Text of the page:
The most missed of your old fandoms?

I’m not sure I really missed any this year.

Your biggest fan anticipations for the coming year?

I don’t really know! I try to avoid the marketing associated with fiction properties I love, because the marketing for them makes me angry and avoidant. So I don’t know what’s coming, fannishly. There’s … another Marvel movie? I suppose? And Seanan has a book coming out? Maybe two? And the nineteenth Phryne Fisher book is coming out in January. And … there will be more comics? And tv shows?

Professionally, I have a couple of projects coming out in 2013 that I am really looking forward to. :)

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Past Moments in Fandom posts:

2008
2009
2010
2011

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I like you; that doesn’t make you perfect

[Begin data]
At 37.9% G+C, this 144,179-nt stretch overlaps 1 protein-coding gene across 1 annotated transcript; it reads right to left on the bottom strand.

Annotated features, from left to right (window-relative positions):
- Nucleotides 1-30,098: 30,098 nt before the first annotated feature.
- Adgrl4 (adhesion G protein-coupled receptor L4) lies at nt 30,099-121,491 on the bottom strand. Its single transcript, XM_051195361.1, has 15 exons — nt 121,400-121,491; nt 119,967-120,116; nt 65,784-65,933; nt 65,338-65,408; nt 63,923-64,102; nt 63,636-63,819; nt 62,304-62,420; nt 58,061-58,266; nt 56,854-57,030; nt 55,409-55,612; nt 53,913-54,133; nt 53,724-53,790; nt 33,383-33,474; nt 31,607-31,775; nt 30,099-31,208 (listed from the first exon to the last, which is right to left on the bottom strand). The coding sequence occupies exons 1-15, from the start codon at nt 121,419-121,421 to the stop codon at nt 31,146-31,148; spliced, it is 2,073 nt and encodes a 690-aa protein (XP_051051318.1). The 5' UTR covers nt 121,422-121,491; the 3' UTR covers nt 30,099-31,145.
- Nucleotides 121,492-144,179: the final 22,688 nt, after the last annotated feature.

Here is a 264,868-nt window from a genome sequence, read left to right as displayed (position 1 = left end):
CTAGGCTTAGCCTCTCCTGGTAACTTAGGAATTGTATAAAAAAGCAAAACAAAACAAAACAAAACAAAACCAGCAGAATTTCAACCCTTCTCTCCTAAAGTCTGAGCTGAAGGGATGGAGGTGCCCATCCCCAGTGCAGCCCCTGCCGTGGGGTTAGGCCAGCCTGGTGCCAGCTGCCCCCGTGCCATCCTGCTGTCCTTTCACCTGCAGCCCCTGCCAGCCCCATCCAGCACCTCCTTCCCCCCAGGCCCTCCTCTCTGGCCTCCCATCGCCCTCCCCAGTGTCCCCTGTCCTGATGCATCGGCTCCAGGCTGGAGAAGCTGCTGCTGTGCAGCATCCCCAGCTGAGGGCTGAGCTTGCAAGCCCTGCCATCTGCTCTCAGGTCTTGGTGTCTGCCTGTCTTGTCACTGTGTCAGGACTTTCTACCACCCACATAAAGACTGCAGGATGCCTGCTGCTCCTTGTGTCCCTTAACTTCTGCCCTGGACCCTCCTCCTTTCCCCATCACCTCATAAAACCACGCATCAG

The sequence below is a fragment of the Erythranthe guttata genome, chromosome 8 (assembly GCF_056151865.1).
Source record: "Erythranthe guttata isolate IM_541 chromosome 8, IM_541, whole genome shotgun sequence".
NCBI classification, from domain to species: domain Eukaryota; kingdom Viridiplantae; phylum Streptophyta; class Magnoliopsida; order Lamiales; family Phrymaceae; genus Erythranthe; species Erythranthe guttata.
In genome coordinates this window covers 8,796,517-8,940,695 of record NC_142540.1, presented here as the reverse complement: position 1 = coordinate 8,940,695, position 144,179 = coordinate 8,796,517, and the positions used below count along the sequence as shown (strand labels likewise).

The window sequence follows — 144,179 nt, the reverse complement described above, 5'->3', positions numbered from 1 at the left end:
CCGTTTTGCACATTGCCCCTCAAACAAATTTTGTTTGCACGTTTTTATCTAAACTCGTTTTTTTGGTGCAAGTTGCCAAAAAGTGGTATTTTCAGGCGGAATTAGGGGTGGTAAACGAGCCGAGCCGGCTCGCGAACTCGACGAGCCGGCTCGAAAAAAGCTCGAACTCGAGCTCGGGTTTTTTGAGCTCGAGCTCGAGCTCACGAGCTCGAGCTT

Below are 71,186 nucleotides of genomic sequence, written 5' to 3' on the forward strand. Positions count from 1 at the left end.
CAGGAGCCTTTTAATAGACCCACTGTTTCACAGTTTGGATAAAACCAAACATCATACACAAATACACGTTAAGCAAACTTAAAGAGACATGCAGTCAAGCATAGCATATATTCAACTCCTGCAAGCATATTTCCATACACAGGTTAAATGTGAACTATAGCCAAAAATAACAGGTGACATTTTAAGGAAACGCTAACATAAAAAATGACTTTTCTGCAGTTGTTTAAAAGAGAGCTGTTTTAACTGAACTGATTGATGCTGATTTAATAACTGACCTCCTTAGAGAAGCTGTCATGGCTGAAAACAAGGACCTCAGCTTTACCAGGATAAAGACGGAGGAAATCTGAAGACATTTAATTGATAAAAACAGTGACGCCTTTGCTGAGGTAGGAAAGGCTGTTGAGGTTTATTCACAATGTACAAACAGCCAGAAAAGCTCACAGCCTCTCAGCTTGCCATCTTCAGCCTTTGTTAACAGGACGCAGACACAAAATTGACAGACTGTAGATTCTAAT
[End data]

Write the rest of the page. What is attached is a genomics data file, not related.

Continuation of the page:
I have been watching the tv show Once Upon a Time. It’s a re-visioning of classic fairy tales. The story goes between a modern setting and a fairy-tale one, parceling out the back-story of each character from the stories I know. There’s a lot I like about this show.

I like, for instance, what the show did with The Huntsman. I love what it’s done with Little Red Riding Hood. I am liking the Evil Queen in both her forms, I am liking the Snow White in the past story. The adoption story is not progressive, certainly, but I find all parties sympathetic. I like the coherent fairy-tale world being built. I am, in general, a big fan of fairy tales in all their forms.

That doesn’t mean I think fairy tales are perfect stories. Nor do I think OUaT is a perfect show.